The Barnes Foundation has joined a growing list of museums and other institutions that are designating their public domain images as Open Access. As always, this applies only to artworks not still protected by copyright, so most 20th-century artists (most notably Matisse, in the case of the Barnes) are excluded. But images of works by many earlier artists (such as Renoir and Cézanne) in the Barnes’ collection are now free for unrestricted use.
You may have heard that Artstor recently allied itself with ITHAKA, the parent company of JSTOR. (And in case you missed it, Artstor had a pretty funny April Fools’ Day story about it.) Now that two of the leading providers of visual and textual content have joined forces, we should expect to see further integration of their resources.
A new pilot project gives us a glimpse of where this partnership may be heading in the future. Exploring Rembrandt shows how images of the master’s work from Artstor can be linked to articles in JSTOR that discuss them. It is still a small prototype–addressing only five of Rembrandt’s paintings so far–but I think it is easy to imagine how useful this could be on a much larger scale.
As we enter the new year, the Artstor Digital Library now has more than two million images. To see all the collections that were added or expanded in 2015, and for a preview of what’s coming up in 2016, check out Artstor’s year-end summary.
Two new collections of note were added over the holidays:
- The Mauritshuis in The Hague, which houses the Dutch royal picture gallery, including many of the masterpieces of 17th-century Dutch painting (for example, Rembrandt’s Anatomy Lesson of Dr. Tulp, Vermeer’s Girl with a Pearl Earring, and Carel Fabritius’s Goldfinch)
- The Worcester Art Museum, home to one of the best collections in New England
And just today, several more Artstor collections have been enlarged:
The Visual Resources Collection in Princeton University’s Department of Art & Archaeology has just launched an online Sinai Icon Collection. Built around the original color photography in the Princeton-Michigan Sinai Archive, these images document the unparalleled collection of Byzantine icons in Saint Catherine’s Monastery at Mount Sinai. They were photographed during the joint expeditions to the monastery carried out by Princeton, the University of Michigan, and the University of Alexandria between 1956 and 1965, led by renowned Byzantinists Kurt Weitzmann and George H. Forsyth. This new digital resource contains over a thousand images that users can download for use in class presentations. If you are unfamiliar with the icons at Mount Sinai, you may want to begin by browsing the online exhibition of Highlights of the Collection.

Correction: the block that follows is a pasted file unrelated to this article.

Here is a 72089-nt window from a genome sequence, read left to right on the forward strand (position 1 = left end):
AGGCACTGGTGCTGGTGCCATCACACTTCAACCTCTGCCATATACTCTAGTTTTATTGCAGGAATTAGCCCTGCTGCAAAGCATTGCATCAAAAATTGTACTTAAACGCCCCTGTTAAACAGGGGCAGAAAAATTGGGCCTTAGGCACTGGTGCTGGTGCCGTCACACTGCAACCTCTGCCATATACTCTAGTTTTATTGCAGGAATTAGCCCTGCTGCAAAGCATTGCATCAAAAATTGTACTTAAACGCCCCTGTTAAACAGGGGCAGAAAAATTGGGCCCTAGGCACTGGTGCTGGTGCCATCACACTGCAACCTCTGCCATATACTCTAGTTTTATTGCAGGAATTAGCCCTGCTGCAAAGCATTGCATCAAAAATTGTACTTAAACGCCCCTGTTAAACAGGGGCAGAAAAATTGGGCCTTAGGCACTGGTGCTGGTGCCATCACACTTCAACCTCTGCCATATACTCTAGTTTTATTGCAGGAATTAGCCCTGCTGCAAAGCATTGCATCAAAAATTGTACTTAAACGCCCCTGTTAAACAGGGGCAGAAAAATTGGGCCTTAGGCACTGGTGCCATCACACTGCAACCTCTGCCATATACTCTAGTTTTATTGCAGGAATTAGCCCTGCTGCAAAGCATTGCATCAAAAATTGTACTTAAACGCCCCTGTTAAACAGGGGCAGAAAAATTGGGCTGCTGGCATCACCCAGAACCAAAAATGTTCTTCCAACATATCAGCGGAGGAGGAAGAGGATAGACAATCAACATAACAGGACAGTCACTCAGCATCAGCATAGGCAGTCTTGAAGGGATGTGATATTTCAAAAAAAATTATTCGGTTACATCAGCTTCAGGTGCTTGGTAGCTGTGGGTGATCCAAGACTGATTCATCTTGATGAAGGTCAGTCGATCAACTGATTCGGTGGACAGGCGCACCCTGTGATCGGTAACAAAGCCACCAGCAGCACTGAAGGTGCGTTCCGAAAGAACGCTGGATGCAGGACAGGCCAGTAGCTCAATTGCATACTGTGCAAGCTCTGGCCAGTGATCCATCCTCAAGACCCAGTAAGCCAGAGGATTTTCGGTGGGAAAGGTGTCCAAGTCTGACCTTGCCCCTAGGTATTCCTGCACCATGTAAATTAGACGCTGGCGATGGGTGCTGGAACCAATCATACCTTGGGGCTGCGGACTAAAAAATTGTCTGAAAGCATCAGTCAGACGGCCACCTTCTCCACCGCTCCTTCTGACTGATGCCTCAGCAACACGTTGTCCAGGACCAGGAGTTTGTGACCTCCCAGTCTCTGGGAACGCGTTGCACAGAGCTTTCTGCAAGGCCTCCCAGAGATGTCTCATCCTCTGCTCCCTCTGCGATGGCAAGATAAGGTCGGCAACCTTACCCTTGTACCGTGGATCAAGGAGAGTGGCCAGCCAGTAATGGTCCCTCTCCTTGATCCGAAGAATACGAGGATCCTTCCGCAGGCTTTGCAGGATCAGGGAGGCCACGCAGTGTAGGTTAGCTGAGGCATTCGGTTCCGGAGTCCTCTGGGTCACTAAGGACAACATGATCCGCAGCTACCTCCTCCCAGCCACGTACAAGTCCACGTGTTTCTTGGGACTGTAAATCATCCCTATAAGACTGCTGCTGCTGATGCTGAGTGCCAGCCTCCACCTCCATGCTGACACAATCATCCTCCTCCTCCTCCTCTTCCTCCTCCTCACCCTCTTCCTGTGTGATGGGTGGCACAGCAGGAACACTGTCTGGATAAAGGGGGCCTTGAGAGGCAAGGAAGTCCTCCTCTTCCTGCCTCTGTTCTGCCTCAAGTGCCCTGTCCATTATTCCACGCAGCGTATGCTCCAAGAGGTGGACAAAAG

Twenty-five years ago today, two thieves stole thirteen works of art–together valued at around half a billion dollars–from the Isabella Stewart Gardner Museum in Boston. It was the largest property crime ever in this country, and one of the most famous art thefts of all time. The stolen items have never been returned. The Gardner is still offering a $5,000,000 reward for their recovery.
Among the works lost were five drawings by Degas, a painting by Manet, three Rembrandts, and one of only about three dozen Vermeers in existence.
The Gardner is commemorating this milestone with a slideshow on its website, where you can learn more about these works and the events of March 18, 1990.
This month, new images have been added to the following collections in the Artstor Digital Library: